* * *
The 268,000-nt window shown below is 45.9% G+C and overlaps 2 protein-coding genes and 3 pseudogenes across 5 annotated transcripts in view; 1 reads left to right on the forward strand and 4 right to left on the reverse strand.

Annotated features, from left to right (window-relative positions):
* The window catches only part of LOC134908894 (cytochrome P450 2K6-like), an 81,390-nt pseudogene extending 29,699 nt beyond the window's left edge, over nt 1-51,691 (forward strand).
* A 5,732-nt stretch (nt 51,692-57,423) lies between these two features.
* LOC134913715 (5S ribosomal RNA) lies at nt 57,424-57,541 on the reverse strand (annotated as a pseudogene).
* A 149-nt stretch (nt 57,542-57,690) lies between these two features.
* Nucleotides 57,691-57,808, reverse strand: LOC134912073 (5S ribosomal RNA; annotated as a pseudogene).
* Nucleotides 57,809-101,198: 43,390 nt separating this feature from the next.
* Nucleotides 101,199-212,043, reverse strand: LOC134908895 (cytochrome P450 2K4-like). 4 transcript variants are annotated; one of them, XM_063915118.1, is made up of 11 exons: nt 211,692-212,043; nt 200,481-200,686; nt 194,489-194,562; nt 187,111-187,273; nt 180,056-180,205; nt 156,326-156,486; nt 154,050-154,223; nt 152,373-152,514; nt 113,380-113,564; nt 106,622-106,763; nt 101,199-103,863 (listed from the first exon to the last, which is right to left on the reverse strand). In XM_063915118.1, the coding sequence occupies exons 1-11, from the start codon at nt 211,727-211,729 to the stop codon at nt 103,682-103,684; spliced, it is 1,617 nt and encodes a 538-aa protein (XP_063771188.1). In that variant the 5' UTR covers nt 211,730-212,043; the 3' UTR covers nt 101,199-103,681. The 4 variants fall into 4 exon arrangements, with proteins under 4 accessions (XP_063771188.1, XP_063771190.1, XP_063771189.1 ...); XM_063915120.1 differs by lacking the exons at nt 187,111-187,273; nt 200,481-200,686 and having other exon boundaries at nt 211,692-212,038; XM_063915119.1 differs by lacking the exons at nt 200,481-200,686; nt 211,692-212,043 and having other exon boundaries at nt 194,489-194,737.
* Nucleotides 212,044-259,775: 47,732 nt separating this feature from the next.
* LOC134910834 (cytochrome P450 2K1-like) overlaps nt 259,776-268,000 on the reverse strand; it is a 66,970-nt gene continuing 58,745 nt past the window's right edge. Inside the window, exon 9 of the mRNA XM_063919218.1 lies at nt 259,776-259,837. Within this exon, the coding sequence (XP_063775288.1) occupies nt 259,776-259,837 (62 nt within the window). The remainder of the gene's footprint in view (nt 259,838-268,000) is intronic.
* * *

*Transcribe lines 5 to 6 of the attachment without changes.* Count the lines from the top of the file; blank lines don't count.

* LOC134913715 (5S ribosomal RNA) lies at nt 57,424-57,541 on the reverse strand (annotated as a pseudogene).
* A 149-nt stretch (nt 57,542-57,690) lies between these two features.